A deep dive into usability testing and the "recipe" for the questions this technique can answer and how to plan one that gives useful results. With a focus on informal testing during the design process, learn how to make it fast, cheap AND good.
Usability testing can give you rapid results when you need them: while you are designing. The best way to understand your audience is to see real people doing real tasks, in their own way. Whether you have a question about how a new feature or design idea works for users, or want to understand how diverse people solve problems, usability testing can help you get the answers early (and save time later). Usability does not have to be expensive, require hundreds of participants, or take weeks out of your project schedule. This session will introduce the elements of planning a usability test so you can build your own recipe to get the answers you need. We’ll also spend some time looking at how to include people with disabilities in your research, and how to adapt “classic” techniques to work with them more effectively.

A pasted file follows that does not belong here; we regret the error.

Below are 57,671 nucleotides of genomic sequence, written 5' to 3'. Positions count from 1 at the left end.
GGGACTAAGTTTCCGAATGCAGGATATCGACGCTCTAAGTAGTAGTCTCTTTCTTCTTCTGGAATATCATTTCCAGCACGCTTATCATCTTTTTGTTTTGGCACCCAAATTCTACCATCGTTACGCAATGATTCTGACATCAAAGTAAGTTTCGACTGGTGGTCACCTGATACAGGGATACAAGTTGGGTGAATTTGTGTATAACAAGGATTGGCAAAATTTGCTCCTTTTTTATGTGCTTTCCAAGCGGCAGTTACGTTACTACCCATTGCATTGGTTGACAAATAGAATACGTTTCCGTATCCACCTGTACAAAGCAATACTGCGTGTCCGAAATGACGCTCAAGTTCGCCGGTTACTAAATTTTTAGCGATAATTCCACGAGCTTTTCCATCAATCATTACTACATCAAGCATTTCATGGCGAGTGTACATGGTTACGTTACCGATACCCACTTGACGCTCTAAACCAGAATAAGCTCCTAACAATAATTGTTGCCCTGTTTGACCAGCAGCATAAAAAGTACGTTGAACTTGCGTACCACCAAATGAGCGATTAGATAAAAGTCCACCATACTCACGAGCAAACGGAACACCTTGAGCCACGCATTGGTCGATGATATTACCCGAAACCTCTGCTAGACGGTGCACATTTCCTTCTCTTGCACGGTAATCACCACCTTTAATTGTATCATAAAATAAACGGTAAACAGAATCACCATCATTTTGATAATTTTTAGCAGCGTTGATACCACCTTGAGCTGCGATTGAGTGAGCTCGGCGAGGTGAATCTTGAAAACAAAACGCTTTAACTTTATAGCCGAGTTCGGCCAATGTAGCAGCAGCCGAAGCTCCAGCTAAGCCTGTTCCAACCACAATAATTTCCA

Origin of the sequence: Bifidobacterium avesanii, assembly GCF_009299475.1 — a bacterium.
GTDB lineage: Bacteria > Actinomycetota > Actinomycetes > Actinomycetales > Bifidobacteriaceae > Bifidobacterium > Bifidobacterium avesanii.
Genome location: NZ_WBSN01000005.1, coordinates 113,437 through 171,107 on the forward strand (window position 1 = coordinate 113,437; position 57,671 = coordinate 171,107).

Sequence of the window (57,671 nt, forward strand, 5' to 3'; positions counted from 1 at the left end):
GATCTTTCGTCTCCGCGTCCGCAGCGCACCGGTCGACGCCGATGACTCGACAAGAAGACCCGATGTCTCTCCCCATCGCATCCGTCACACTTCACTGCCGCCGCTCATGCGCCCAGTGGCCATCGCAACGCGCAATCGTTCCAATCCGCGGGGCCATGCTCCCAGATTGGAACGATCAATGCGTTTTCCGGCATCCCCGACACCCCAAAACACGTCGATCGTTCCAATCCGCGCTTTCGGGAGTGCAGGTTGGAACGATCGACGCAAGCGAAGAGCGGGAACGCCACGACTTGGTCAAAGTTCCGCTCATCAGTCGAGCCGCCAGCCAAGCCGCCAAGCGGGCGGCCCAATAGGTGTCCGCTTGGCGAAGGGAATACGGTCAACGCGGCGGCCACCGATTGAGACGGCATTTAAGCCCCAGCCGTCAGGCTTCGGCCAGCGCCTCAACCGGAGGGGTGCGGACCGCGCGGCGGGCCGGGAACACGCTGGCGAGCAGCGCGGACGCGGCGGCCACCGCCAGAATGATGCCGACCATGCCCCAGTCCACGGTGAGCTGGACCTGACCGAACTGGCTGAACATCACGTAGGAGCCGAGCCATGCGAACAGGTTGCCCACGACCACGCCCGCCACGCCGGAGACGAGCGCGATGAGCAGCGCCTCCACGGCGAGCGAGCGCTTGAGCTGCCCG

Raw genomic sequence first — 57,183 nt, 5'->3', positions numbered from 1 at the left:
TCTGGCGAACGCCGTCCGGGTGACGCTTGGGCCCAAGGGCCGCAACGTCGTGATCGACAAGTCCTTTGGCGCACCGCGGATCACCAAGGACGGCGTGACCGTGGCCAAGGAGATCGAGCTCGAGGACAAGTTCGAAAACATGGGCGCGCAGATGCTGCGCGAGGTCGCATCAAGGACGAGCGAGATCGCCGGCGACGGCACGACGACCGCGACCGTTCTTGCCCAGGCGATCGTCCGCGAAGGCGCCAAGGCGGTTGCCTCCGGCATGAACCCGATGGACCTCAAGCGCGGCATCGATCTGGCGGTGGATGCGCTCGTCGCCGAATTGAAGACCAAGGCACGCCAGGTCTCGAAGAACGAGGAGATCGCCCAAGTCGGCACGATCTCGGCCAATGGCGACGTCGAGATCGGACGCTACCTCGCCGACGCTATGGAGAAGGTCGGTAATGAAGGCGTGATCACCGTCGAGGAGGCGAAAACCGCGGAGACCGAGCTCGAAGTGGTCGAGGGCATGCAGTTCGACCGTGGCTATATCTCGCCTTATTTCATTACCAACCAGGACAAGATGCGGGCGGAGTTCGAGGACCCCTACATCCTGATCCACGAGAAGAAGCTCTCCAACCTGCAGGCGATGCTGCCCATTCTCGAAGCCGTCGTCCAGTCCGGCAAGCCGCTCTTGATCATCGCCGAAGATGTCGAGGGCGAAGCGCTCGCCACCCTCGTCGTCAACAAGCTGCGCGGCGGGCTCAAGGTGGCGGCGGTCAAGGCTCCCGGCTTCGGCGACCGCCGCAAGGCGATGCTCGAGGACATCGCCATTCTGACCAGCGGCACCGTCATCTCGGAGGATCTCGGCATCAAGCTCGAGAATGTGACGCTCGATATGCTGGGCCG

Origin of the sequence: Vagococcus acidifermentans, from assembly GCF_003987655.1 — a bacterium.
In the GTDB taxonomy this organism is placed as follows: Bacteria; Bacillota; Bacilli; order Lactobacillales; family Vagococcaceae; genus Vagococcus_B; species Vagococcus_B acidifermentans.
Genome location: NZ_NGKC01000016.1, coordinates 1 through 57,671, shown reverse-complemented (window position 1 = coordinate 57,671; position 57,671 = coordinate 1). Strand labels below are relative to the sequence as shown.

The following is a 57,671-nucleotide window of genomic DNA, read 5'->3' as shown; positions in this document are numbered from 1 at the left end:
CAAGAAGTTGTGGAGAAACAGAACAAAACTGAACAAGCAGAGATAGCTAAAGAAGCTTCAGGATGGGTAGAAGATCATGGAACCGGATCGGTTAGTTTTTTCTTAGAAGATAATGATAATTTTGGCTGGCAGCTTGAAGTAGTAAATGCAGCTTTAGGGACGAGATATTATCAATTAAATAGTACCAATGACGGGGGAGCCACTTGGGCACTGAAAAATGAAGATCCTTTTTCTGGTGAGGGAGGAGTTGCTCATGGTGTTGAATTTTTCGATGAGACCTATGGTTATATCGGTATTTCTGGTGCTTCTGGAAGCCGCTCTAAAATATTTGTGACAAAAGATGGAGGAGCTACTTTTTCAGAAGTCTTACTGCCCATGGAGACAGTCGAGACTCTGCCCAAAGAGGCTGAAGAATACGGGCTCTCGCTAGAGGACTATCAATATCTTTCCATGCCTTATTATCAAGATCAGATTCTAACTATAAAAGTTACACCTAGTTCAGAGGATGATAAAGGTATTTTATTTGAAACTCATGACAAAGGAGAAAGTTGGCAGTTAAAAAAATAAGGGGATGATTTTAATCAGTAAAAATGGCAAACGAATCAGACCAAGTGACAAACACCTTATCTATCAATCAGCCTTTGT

What you can learn from a usability test
Ways to plan a usability test to get qualitative or quantitative answers
How to adapt usability test methods to work effectively with people with disabilities
Whitney Quesenbery brings her expertise in user research, plain language, accessibility and usability to her work in civic design. As co-director of the Center for Civic Design, he has worked on effective voter information and design for the Future of California Elections (FOCE) , the Field Guides for Ensuring Voter Intent, the Anywhere Ballot, the Accessible Voting Technology Initiative, and was part of the EAC advisory committee creating the Voluntary Voting System Guidelines (VVSG 2005). She is the author of three UX book: A Web for Everyone: Designing Accessible User Experiences, Global UX: Design and research in a connected world, and Storytelling for UX